Police fired pepper shots at biker, court told - RTHK
A A A
Temperature Humidity
News Archive Can search within past 12 months

Police fired pepper shots at biker, court told

2021-06-24 HKT 18:10
Share this story facebook
  • Tong Ying-kit, 24, is charged with inciting secession, terrorism and dangerous driving. Image courtesy of i-Cable
    Tong Ying-kit, 24, is charged with inciting secession, terrorism and dangerous driving. Image courtesy of i-Cable
Police officers testifying on day two of the trial of national security suspect Tong Ying-kit said the defendant drove past their check lines in Wan Chai on July 1 last year despite their warnings, with one policeman saying he fired two pepper shots to try to stop him.

Tong, 24, is charged with inciting secession, terrorism and dangerous driving for allegedly riding his motorbike into police while flying a protest flag.

Superintendent Tam Wan-yee told the court that there had been protesters in the area that afternoon and officers had been out in force to maintain public order.

She said at around 3:30pm, Tong’s motorbike sped past her and other police officers who had formed a check line at the junction of Hennessy Road and Luard Road.

Tam said the motorbike passed about a metre away from one officer, heading in the direction of Causeway Bay.

When cross-examined by defence lawyer Clive Grossman, Tam conceded that Tong could have directly driven into police officers there if he had wanted to, but he did not.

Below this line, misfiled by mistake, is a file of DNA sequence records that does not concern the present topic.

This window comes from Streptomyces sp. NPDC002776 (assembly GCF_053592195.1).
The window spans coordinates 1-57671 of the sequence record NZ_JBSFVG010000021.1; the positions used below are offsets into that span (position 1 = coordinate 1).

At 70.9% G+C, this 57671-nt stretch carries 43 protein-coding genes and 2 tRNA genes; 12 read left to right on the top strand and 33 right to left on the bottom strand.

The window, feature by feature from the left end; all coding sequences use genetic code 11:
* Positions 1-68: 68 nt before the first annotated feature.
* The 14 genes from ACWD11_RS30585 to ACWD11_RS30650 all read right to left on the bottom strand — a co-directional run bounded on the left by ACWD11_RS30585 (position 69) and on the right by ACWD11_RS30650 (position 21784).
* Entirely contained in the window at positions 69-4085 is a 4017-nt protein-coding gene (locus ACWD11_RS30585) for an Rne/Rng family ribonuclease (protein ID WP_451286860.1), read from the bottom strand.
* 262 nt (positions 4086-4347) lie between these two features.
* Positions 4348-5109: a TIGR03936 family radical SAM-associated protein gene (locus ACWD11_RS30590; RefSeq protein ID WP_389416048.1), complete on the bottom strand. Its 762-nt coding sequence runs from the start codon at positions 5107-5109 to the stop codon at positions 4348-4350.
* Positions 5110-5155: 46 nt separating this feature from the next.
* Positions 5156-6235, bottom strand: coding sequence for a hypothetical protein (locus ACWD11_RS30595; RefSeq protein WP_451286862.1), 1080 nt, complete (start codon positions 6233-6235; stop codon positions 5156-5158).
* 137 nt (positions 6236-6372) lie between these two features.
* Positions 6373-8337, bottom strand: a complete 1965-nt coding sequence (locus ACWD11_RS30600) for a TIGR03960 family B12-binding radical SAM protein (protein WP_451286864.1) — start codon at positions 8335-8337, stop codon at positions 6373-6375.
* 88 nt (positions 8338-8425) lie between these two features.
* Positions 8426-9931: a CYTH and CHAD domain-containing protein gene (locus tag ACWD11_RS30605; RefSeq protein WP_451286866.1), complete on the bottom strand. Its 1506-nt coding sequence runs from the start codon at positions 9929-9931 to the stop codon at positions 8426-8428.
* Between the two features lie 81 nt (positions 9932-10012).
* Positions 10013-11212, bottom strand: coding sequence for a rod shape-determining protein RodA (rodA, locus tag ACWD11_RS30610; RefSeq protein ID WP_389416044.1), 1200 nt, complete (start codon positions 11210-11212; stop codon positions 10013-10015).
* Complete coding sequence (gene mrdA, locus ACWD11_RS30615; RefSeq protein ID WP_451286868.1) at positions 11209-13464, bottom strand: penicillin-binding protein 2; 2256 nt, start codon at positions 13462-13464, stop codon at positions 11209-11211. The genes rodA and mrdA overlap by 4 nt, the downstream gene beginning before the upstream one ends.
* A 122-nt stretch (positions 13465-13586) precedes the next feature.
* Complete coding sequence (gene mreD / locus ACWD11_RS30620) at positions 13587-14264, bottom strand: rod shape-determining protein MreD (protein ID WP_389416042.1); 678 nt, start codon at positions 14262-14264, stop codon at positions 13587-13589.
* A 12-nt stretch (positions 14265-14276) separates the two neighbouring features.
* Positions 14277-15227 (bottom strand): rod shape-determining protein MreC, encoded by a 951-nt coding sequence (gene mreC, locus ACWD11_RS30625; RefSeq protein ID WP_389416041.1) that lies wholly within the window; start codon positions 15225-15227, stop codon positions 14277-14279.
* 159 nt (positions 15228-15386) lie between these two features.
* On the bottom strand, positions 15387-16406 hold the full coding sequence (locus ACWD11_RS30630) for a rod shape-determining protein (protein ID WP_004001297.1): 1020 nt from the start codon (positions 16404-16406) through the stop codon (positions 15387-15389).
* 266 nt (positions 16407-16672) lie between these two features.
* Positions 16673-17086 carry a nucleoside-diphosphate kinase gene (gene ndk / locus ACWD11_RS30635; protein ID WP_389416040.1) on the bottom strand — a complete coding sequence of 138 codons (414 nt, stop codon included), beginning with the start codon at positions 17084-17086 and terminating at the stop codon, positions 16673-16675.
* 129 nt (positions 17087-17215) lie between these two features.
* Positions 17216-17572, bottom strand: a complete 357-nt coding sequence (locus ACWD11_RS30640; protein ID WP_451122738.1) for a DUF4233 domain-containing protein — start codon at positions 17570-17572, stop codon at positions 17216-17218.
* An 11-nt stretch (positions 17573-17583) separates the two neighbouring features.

Senior inspector Wong Hon-wai, another officer who was stationed at the junction, said the motorbike had likely been speeding when it drove past them, estimating it was going above 50 kilometres per hour.

Wong said the driver’s behaviour had posed "an imminent danger" to officers. He said he had used a loudhailer ordering Tong to stop after he crossed the check line, but he did not comply.

Sergeant Choo Kong, who had been stationed at a second check line on Hennessy Road, said he had signalled for the motorbike to stop by raising his baton.

But the driver accelerated, he said, from around 40 to 60 kilometres per hour as he came closer to the check line, then drove past it.

When asked by the defence whether Tong had avoided running his motorbike into the police officers at the check line, Choo said Tong did avoid them “at the last moment”. He agreed that the driver could have hit them, had he intended to.

Policeman Wong Sun-wa, meanwhile, told the court that he was among a group of officers who tried to stop the motorbike at the junction of Luard Road and Jaffe Road.

He said before his team saw the vehicle, they had already been told by their commander that the driver was flying a protest flag that may breach the national security law and that they would have to stop him.

Wong said his team had tried to stop the motorcycle at the junction, but Tong avoided them after making a right turn into Jaffe Road.

Policeman Lo Chung-lai, meanwhile, said he had fired two pepper rounds at the junction as Tong sped past, hoping to stop the defendant. He said neither of the shots hit Tong.

In his initial testimony, Lo said he had fired both shots before Tong made the right turn.

But the defence questioned Lo's account by playing a video clip, suggesting that the officer had fired one shot just before Tong made his right turn into Jaffe Road, and then another shot after Tong had sped away.

The policeman then said his initial account “was not detailed enough”.

The defence lawyer also questioned whether or not it is dangerous to fire pepper rounds at a motorbike driver.

The officer said it was not, noting that he had fired the shots when he was close to the defendant. He said he had aimed at Tong’s body, and not his head.

He said if he had fired from further away, the motorbike might have overturned and injured officers at the scene. But firing at a closer distance would mitigate the risk, he said.

Lo was expected to continue with his testimony on Friday.